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Implantation des ordres mendiants dans l'ancien diocèse de Genève (XIIIe - XVIIe siècle)

Abstract : To speak about the mendicant orders today is to evoke a reality that seems to have disappeared. The existence of these Dominicans, Franciscans, Carmelites and Augustinians has nevertheless been perpetuated in our current urban landscape through odonymy. From the smallest hamlet to the largest city, we no longer count the "Jacobin squares", the "Cordeliers streets" or the "Grand Carmelite quarters" and "Grand Augustinian quays". Many convents have now disappeared, reused or destroyed, for the most part, after the French Revolution. Their toponyms, however, have survived and give us a glimpse of the important place they took in our flourishing medieval cities. The mendicant orders developed in number in the first half of the 13th century. These religious arrived in the former diocese of Geneva, the geographical area of our study, in small numbers between the thirteenth and sixteenth centuries, and settled in the ten principal localities of the territory. The elements brought by this study add to the numerous researches already undertaken on the former diocese of Geneva. The religious history of this territory was the subject of an important collective work directed by Henri Baud in 1985, but which lacked developments on the mendicants. Our research on the conventual establishment led us to a better understanding of the mechanisms that guided their expansion in the Late Middle Ages. We have been able to demonstrate that, once again in the history of the mendicants, the foundations in this particular diocese were intimately linked to the urban fact and followed the rhythm of its development. Thus, the quantity and temporality of the settlements corresponded to the slow growth of the cities in the northern Alps. The mendicants invested this space constrained by geography, but also by the internal conflicts that gradually gave the House of Savoy a prominent place. It was clearly thanks to it that the friars arrived in the diocese. By focusing on the Augustinians, who are often neglected in general research on the mendicants, we have also been able to bring to light a reasoned logic of primitive implantation that had not yet been truly understood. The extension of our research to the entire Augustinian province of Burgundy and Narbonne has allowed us to demonstrate the diocesan dimension of their expansion, with the foundation of a single convent per diocese, and the organization of new settlements on a provincial scale. Finally, the confrontation of the four mendicant orders on the territory could be developed through their places of life, the convents and their components, with notable variations in the size and organization of the groups according to the location and the religious sensibility, whether observant or not, of each. In all cases, however, it has been demonstrated the importance of a shared spatiality with the laics who had at their disposal both a nave considered as "their" church, but also a cloister, or at least an assimilated space, reserved in the conventual complexes.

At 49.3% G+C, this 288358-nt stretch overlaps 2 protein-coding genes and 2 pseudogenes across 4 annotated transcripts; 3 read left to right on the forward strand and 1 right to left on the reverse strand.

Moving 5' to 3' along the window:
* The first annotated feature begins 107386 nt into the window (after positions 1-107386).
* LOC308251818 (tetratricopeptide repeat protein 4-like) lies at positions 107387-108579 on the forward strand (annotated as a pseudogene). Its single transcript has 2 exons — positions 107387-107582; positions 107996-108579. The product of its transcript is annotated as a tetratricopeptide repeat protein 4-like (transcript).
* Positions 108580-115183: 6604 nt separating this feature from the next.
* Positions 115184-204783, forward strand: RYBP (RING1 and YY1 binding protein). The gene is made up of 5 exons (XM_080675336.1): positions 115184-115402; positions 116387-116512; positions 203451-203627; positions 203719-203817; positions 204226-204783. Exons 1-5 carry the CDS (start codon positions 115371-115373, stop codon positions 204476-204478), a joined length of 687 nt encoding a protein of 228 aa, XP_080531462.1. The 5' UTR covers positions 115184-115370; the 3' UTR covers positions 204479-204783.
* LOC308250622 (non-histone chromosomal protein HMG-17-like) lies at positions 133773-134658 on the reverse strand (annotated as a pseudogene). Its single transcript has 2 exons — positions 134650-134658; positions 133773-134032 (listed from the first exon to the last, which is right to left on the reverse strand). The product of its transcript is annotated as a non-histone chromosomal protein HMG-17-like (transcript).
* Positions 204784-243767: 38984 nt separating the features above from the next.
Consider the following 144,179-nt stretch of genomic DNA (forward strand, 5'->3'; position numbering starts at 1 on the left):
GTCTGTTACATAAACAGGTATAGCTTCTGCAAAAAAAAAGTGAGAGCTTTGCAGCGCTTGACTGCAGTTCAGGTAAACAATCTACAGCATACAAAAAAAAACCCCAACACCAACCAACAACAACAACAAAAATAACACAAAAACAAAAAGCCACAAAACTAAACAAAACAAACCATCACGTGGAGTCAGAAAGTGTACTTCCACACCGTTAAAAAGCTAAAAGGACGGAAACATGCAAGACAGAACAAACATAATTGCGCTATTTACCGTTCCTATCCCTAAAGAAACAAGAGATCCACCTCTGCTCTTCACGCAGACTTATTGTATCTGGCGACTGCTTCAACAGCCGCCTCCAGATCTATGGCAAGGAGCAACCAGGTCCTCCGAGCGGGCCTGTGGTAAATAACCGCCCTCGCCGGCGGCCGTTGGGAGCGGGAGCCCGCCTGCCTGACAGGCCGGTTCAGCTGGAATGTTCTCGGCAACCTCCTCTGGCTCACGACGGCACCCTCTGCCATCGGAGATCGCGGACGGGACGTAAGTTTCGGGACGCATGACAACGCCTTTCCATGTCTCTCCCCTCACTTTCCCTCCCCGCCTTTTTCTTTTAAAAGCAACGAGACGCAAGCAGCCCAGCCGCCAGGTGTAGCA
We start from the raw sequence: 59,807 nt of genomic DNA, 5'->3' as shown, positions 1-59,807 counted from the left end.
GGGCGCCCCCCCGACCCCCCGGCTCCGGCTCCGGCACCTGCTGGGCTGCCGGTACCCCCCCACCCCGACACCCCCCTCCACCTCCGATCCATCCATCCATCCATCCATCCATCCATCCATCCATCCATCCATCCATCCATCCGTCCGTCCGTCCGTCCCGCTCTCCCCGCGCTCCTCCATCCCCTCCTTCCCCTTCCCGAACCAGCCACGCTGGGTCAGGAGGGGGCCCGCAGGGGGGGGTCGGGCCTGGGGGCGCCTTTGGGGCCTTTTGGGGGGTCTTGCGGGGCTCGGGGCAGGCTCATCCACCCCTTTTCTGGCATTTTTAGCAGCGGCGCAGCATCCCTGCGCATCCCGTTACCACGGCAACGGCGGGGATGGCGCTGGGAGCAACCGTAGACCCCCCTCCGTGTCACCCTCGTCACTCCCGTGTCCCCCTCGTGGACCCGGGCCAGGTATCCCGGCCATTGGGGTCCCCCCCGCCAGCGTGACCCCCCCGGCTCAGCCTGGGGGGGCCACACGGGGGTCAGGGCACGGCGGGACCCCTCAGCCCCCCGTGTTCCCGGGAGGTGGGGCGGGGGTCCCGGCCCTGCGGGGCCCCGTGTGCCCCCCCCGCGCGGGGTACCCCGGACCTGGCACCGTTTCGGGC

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Submitted on : Friday, July 1, 2022 - 12:23:35 PM
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  • HAL Id : tel-03711333, version 1



Amélie Roger. Implantation des ordres mendiants dans l'ancien diocèse de Genève (XIIIe - XVIIe siècle). Histoire. Université de Lyon, 2021. Français. ⟨NNT : 2021LYSE2097⟩. ⟨tel-03711333⟩



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